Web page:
This section will focus on identifying a custom packing routine. Believe it or not this whole shellcode executable is a packer itself. The next several functions will reveal its algorithm, and you will be able to create a simple unpacking script.
Before you actually get to the unpacking routine, navigate your way to
loc_4050A0. There is a function call you might miss. When you are debugging the jump instruction
jz loc_40196B at
004050A0 will jump over
sub_405463. If you want to debug this function just modify the jump here.
Here is a summary of
start /d "C:\Users\victim\AppData\<exe filename>"
This vbs script contains the following:
Set WshShell = CreateObject("WScript.Shell") WshShell.Run chr(34) & "C:\\Users\\victim\\AppData\\Roaming\\<filename>.bat" & Chr(34), 0 Set WshShell = Nothing
To see the bat and vbs script get created, force these jump locations to not take the jump branch! This can be done like before, by simply changing the zero flag.
In IDA, after the call to
sub_405463, all paths lead to
loc_4057BC. In the debugger, set a breakpoint at
004057BC and run to this location.
The next routine should look familiar to you. There are multiple values being pushed to the stack before the call to
[esi+60]which is the location where the first 0x318 bytes of Resource 1000 was decrypted.
The values for 0x0A (10 decimal) and 0x21 (33 decimal) will become important within function
sub_40651A. Step into F7 function
sub_40651A. The first part of the function allocates some memory where it will store the output of the next routine. In the debugger, step over F8 the VirtualAlloc call and dump the memory location that it returns so that you can monitor the changes.
In the debugger, step F7 through this loop and keep track how values 10 and 33 are used against the resource bytes.
The 2 dumps below shows what this routine is actually doing: compression. After the initial byte 0x1, it is removing every 10 bytes, displayed as 0xFF below. The routine will then store the next 33 bytes.
Below is an example of what the first loop through the data looks like. All 10 instances of 0xFF were removed.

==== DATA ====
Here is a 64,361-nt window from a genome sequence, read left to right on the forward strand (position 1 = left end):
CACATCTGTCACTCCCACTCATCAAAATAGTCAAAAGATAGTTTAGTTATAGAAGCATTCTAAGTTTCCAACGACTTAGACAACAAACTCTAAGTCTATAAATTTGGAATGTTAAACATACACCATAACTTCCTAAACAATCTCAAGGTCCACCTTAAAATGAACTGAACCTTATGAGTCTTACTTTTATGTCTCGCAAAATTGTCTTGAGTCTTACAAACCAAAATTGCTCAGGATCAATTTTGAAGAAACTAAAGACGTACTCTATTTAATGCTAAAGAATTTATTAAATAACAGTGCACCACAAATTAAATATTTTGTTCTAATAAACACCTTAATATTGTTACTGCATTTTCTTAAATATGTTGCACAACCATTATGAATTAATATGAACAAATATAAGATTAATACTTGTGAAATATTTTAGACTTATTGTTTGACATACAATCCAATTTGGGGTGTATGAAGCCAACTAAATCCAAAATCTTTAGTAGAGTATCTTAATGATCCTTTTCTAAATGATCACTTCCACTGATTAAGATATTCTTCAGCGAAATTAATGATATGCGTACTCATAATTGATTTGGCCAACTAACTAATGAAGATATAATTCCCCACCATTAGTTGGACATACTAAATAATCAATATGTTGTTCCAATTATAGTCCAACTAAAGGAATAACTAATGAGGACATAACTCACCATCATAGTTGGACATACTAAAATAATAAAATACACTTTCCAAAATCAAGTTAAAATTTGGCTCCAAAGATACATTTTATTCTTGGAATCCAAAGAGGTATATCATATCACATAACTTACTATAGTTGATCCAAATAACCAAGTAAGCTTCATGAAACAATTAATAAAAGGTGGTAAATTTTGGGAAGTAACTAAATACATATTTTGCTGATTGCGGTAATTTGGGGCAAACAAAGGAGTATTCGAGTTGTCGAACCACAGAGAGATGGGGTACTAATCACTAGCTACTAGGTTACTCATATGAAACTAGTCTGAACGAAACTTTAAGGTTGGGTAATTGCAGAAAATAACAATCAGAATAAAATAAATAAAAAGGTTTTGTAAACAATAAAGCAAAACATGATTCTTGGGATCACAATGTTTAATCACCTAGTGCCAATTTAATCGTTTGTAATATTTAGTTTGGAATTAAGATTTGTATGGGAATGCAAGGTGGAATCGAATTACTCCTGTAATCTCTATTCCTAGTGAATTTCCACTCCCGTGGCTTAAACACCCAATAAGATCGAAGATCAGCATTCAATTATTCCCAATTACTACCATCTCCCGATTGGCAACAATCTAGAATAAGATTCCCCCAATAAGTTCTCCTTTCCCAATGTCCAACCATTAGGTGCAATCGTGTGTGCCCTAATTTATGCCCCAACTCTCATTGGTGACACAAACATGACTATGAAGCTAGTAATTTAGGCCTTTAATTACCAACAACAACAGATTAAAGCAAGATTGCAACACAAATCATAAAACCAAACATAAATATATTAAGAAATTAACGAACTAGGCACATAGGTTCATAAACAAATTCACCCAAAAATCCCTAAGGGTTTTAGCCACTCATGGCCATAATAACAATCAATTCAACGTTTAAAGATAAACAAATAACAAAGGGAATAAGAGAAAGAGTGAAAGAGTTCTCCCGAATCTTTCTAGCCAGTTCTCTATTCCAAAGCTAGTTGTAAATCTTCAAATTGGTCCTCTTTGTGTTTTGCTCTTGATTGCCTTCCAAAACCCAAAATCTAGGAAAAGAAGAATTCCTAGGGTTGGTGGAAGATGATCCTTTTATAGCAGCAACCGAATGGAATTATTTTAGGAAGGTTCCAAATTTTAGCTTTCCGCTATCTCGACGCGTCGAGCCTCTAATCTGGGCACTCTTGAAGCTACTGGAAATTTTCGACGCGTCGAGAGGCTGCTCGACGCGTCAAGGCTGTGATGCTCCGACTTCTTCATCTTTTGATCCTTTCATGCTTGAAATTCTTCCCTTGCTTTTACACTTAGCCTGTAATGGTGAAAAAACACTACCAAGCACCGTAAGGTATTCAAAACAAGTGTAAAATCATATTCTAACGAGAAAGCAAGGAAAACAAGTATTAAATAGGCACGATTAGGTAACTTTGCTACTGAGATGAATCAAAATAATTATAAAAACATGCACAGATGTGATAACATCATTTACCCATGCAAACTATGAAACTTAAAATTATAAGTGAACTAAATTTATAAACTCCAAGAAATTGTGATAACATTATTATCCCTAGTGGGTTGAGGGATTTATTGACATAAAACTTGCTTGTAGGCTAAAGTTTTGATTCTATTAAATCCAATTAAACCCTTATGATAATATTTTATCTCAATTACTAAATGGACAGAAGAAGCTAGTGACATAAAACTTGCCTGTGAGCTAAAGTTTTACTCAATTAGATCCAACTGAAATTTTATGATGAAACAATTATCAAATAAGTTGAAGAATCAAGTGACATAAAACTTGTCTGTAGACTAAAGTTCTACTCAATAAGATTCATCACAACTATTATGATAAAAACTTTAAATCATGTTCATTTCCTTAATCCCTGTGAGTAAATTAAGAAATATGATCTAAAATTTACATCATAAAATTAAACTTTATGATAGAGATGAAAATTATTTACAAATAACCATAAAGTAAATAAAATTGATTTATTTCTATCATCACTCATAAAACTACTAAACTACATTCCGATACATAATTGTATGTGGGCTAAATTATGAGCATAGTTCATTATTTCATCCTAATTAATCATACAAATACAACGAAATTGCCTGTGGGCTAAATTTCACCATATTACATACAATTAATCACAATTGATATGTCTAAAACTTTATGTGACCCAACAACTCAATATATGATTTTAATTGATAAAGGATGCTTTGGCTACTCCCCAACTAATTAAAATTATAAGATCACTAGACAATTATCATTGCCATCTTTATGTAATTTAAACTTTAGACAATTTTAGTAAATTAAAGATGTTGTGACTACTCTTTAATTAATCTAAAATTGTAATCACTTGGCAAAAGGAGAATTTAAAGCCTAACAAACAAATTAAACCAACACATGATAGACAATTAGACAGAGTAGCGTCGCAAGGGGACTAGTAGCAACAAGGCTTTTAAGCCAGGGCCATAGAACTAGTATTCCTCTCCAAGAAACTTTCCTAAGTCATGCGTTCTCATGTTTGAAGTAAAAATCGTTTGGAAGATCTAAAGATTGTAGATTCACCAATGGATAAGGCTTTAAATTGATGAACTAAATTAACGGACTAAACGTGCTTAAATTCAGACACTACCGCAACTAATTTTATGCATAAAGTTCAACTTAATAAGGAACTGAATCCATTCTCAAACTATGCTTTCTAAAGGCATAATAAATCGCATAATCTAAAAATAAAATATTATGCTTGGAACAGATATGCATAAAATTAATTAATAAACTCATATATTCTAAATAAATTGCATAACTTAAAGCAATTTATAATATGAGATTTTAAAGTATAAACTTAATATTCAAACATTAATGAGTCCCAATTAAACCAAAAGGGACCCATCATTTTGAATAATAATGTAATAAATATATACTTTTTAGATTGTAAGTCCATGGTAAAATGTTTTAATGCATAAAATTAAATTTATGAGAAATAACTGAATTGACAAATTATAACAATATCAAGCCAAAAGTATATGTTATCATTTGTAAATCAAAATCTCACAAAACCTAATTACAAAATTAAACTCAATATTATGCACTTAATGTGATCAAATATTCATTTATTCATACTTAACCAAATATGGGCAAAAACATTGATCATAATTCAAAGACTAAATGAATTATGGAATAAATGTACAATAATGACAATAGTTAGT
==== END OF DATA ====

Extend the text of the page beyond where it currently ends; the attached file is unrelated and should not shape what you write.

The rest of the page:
After you run through the whole function it will return this new compressed code for the next function call. Be sure to dump this section of memory as a .bin file and name it compressed.bin. You should have correctly renamed the RC4 function from earlier in IDA. After function
sub_40651A, there should be a call to the RC4 decrypt function at
If you remember from section 5.1, the key size was 0x20. For this call to RC4Decrypt, the key size is 0x40h at offset 0x2D0 of the decrypted 0x318 bytes. Below is the RC4 key:
6F 49 04 00 35 06 03 00 63 49 03 00 89 10 04 00 A2 6C 03 00 F4 D1 02 00 59 88 03 00 25 D4 03 00 74 EF 03 00 0B 6C 03 00 A8 95 03 00 E0 EC 02 00 75 52 04 00 2B FB 02 00 22 C4 03 00 B5 FF 02 00
Export this key as a binary file and use the decrypt_shellcode.py script against the compressed.bin and the key.bin.
c:\Python27\python.exe <location>\decrypt_shellcode.py <location>0x40key.bin <location>\compressed.bin
In the debugger, you can step over F8 the RC4Decrypt function and watch the compressed code change to the output below:
Notice that the output looks like the header of a PE executable. The only difference is that it is missing the MZ header. If you scroll down after the RC4Decrypt function you will see the immediate value 0x544D which is MZ. This is where it will add the MZ header.
Step through the rest until you reach a call to
00404C81. You will find that it uses CreateProcess to spawn a new process of the newly created PE without dropping it to disk. After you step over the call to CreateProcess, you can open Process Explorer to view the newly created child process.
Now that you know the algorithm, you can create a unpacking script for the resource. The next page will go over the script.
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